The thin cast of the flickering streetlights-- odd that electric lights should flicker so-- might have been comforting a week past. But after last night, she found herself searching deep into the dimness, pulling dead and rotting faces out of thin air, and dancing fairy puppets hovering in midair.

Yes. Absolutely raving mad. But she had finally arrived. The small store was brightly lit-- no doubt to turn the pervy sort away, although they had nothing to fear, really, for there was a rather large adult store not but two storefronts away. Splashes of color adorned the windows, proclaiming this store had all the newest, greatest flicks, but Dee ignored their siren ways and made her way inside the video store.

She had her mind for a spot of research. If she wasn’t going bad and zombies really did exist, well, it would pay to actually know methods of disposing of them. Assuming she didn’t clear out and run away as she had done last night.

The teenager manning the store barely gave her the glance over; she was a pick-marked girl, face more grease than skin, and an odd stench seemed to emanate from her. It was either the girl or the two years past their expiration date gummy worms. Or both. She was reading a thin paperback, one of those silly cartoon books Dee was sure, and gave every indication that Dee was free to find whatever she needed provided DeeDee left the girl alone.

But Dee was never one for following unspoken expectations. “Zombies.”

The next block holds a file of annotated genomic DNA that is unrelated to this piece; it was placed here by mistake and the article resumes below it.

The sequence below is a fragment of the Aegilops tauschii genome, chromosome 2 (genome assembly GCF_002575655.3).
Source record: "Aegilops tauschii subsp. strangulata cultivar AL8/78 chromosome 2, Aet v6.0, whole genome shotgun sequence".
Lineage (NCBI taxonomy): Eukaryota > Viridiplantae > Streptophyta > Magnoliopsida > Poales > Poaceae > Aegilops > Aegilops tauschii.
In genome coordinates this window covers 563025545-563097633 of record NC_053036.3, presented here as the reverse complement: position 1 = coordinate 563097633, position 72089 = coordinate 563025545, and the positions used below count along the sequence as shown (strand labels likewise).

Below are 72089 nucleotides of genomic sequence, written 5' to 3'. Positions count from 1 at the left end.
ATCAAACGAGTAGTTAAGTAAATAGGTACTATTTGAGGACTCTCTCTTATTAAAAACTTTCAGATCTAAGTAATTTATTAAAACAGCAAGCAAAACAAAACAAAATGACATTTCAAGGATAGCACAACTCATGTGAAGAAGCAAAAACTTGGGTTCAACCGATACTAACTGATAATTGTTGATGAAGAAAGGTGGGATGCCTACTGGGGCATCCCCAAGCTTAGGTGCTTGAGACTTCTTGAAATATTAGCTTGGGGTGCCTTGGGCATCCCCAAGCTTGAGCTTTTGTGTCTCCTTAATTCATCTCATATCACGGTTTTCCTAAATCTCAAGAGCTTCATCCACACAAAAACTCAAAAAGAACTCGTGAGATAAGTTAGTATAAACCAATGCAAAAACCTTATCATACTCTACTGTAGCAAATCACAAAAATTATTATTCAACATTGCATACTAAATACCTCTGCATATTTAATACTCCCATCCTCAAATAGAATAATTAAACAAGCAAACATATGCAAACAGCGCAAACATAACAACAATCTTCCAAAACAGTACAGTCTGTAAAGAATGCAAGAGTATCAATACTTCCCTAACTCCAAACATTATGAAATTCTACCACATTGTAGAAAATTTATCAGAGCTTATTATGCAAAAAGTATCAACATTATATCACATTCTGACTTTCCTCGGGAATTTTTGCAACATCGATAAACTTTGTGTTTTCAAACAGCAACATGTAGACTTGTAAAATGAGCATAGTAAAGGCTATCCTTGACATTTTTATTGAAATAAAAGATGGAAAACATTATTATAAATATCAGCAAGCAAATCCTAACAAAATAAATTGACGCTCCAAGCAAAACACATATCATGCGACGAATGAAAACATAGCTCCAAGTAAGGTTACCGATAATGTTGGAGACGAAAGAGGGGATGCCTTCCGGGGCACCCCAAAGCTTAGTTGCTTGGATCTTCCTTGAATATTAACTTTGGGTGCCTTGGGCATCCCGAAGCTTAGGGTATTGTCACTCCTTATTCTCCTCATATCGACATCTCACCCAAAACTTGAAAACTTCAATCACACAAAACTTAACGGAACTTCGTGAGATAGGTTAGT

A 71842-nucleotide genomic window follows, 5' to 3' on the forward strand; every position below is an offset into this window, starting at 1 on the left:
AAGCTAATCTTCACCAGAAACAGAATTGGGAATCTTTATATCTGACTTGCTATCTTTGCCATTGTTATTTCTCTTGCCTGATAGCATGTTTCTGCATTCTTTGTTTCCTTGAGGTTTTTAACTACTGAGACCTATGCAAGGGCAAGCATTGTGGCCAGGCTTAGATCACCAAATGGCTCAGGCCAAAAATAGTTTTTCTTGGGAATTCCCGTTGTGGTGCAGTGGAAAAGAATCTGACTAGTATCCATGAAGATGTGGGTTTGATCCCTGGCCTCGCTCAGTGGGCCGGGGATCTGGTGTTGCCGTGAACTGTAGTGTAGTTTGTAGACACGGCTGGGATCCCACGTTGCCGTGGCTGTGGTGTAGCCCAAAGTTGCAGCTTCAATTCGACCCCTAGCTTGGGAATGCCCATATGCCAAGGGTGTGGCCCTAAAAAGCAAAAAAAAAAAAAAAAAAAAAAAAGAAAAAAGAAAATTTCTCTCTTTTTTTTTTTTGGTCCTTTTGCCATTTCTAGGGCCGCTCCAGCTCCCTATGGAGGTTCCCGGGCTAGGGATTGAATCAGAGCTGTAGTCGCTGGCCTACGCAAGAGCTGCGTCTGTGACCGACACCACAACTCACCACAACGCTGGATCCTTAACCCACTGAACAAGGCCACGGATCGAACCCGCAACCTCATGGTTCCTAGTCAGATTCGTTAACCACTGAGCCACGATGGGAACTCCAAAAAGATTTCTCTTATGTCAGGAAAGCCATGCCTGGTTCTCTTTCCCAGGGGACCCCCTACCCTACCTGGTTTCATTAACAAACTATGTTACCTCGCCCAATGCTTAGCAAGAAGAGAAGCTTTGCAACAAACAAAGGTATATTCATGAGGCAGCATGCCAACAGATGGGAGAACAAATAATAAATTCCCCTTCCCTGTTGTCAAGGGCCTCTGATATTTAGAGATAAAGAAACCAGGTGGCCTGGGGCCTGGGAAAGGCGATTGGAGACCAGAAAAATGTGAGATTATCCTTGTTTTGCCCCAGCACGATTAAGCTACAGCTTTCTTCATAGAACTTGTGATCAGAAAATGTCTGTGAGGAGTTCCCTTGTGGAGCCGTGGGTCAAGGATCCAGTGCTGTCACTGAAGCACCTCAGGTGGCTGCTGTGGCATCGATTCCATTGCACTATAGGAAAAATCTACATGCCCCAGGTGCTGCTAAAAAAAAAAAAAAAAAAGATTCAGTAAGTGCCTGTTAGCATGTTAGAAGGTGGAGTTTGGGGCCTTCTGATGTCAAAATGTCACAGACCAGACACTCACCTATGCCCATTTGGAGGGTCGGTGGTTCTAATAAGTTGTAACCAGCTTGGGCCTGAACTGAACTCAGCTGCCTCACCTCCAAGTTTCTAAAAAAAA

The girl looked up, startled. “What did you say?”

“Zombies,” Dee repeated, barely controlling the need to roll her eyes at the girl. “I need your best Zombie movies. All of them.”

The girl relaxed, setting her book on the counter and contorting her body in a tight stretch. The grease parted to allow a wry, knowing smile that only a know-it-all teen could possess. “In the mood for a little gore, eh?”

“No, just Zombies,” She paused, brow wrinkling. The key was all but burning in her hand now; it apparently liked the word a little too much for her liking. “Settling a bet,” She added lamely.

“Ah, a bet! Well, we’ve got a good collection; don’t sell too many Zombie flicks this time of the year. Do you have a preferance in your kind of zombie?”

“There are different kinds?” Dee asked suspiciously, taking in the girl with a wary eye. Was this another one of those loonies? And if she wasn’t hallucinating last night, that meant she was one of the loonies too. Better find a new name for the likes of them, then. Winged Raving Lunatics didn’t have a ring of a healthy mindset.